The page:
In 2015, 543 million seedlings were planted on 370,000 hectares (ha) of provincial forest lands in Canada. Seeding was used to re-establish forests on an additional 7,900 ha.
- The number of seedlings planted has remained relatively stable since 2013 and is within 1% of the 10-year average.
- For the past six years, seeding has accounted for less than 4% of the area artificially regenerated.
- Most regeneration activities occur on harvested lands, so steady rates of regeneration reflect stable harvest levels.
Successful regeneration is required following forest harvesting on Crown lands. Regeneration may be achieved through natural or artificial (planting or seeding) means. The type of forest, type of harvesting method and desired composition of the new forest determine the regeneration method.
Why is this indicator important?
- Regeneration activities ensure that harvested areas regrow as forests continue to produce timber and maintain ecosystem services, such as storing carbon, regulating water quality and providing habitat.
- How forests are regenerated can influence forest composition over time.
What is the outlook?
- Regeneration is required on all Crown lands in Canada, so virtually all harvested lands will continue to be regenerated.
- The area regenerated is related primarily to recent harvest levels, which are influenced by market conditions for wood products.
- The proportions of natural and artificial regeneration are unlikely to deviate from recent trends.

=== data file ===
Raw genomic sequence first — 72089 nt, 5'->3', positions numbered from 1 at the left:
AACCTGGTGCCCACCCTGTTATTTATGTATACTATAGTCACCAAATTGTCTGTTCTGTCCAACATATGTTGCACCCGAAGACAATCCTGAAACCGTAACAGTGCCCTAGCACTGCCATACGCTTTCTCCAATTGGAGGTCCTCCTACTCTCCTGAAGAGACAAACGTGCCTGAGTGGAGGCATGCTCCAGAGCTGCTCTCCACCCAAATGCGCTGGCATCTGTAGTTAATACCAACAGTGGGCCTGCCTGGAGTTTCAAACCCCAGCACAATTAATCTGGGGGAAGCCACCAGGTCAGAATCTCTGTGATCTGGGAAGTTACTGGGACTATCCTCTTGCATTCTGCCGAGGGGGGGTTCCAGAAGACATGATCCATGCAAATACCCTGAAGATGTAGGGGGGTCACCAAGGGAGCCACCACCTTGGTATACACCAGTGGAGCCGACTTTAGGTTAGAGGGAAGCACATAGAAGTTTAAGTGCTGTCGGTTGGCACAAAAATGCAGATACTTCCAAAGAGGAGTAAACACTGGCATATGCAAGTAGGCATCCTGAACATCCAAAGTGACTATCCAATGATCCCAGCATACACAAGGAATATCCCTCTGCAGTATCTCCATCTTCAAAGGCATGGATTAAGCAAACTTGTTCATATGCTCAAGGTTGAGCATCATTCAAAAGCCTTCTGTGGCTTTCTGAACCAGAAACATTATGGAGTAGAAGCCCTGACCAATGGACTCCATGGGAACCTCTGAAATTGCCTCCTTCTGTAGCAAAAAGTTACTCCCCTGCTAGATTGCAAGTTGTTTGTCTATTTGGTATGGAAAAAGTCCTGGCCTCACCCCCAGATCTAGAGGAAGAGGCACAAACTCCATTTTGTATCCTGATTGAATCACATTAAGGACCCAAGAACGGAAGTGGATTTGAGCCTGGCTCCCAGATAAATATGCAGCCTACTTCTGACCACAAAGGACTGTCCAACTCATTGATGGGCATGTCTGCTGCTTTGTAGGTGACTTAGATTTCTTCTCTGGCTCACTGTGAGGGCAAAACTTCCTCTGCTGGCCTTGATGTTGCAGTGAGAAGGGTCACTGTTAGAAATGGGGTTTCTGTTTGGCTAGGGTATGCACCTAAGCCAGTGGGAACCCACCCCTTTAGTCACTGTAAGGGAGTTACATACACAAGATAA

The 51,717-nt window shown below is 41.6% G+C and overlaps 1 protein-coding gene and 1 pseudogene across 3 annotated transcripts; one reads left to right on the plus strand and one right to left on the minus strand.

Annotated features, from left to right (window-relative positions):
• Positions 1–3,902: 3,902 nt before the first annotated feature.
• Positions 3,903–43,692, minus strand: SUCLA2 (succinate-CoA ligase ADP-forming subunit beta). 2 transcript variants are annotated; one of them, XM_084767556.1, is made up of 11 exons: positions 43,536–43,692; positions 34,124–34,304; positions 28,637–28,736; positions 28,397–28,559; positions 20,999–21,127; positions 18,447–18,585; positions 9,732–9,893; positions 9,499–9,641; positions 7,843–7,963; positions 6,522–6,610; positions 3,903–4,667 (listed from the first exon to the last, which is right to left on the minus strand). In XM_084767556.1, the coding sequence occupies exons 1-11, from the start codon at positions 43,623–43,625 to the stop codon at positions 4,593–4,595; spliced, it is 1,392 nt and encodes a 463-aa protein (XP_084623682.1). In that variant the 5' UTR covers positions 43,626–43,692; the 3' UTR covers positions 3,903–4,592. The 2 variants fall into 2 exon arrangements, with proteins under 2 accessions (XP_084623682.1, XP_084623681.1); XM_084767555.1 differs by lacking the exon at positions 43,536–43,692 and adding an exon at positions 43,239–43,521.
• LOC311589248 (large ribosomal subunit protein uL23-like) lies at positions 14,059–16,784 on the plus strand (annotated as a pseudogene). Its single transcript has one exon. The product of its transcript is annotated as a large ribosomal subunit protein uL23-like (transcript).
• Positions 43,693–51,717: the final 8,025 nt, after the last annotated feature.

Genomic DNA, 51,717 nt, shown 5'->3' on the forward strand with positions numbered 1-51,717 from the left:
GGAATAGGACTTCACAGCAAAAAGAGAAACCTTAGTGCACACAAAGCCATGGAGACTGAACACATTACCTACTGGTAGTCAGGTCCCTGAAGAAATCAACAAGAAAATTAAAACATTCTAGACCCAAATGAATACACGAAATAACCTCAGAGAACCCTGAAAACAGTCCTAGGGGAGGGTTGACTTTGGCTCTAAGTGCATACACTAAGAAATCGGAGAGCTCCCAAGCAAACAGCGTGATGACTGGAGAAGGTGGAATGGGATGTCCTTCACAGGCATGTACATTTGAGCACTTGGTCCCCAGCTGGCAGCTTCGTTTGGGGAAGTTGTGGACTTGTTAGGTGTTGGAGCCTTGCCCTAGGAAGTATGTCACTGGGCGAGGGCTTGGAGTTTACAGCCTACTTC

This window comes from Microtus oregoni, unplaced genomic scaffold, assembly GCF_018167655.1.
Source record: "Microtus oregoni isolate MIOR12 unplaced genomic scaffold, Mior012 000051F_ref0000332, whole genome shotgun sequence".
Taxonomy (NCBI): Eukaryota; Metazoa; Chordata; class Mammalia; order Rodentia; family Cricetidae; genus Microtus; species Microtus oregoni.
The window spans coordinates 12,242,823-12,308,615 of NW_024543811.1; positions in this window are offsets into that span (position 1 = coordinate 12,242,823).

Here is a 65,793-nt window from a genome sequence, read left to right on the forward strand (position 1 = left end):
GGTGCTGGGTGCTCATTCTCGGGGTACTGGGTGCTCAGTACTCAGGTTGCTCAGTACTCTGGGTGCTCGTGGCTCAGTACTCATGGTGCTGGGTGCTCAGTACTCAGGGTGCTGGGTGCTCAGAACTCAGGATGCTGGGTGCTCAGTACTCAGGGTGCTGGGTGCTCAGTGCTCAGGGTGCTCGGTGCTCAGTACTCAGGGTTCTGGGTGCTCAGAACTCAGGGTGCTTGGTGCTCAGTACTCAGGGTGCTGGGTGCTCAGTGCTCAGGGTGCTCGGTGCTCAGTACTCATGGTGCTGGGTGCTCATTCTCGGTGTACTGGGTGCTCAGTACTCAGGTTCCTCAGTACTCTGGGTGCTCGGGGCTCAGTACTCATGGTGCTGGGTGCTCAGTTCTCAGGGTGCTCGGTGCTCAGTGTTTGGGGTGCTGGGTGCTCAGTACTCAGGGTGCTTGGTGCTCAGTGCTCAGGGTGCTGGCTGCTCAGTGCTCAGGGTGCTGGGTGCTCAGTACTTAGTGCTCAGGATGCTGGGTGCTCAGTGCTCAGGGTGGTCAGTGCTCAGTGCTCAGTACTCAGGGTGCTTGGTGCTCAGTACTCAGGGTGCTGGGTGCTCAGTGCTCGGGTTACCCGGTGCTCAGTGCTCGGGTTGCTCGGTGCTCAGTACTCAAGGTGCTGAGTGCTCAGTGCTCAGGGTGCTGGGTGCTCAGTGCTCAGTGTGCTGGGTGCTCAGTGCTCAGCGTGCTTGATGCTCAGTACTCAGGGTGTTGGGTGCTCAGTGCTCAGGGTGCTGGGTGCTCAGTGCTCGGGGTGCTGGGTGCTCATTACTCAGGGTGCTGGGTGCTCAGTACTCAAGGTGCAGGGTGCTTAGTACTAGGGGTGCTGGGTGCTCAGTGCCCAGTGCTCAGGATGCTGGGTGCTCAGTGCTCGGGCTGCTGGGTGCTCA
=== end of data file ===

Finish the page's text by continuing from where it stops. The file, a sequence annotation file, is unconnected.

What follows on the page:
- National Forestry Database. Silviculture – National tables, Table 6.6, Area of direct seeding by ownership and province/territory, 1990–2015. (accessed June 30, 2017).
- National Forestry Database. Silviculture – National tables, Table 6.7, Area planted by ownership, species, and province/territory, 1990–2015. (accessed June 30, 2017).
- National Forestry Database. Silviculture – National tables, Table 6.8, Number of seedlings planted by ownership, species and province/territory, 1990–2015. (accessed June 30, 2017).
- Data are for forests on provincial Crown lands across Canada.
- Federally and privately owned lands are excluded.
- Artificial regeneration rates tend to lag behind harvest rates because of the time that may be required for planning, production of seedlings, and site preparation.
- Natural regeneration is often the most efficient approach for regenerating harvested areas when there is abundant existing understorey regeneration and a plentiful seed supply (e.g. lowland black spruce and tolerant hardwoods, respectively), or when tree species that can resprout from established root systems are present and desired (e.g. trembling aspen).
- Artificial regeneration is suitable for sites where there is insufficient desired natural regeneration and where the objective is to achieve species composition targets required for sustainable forest management objectives.
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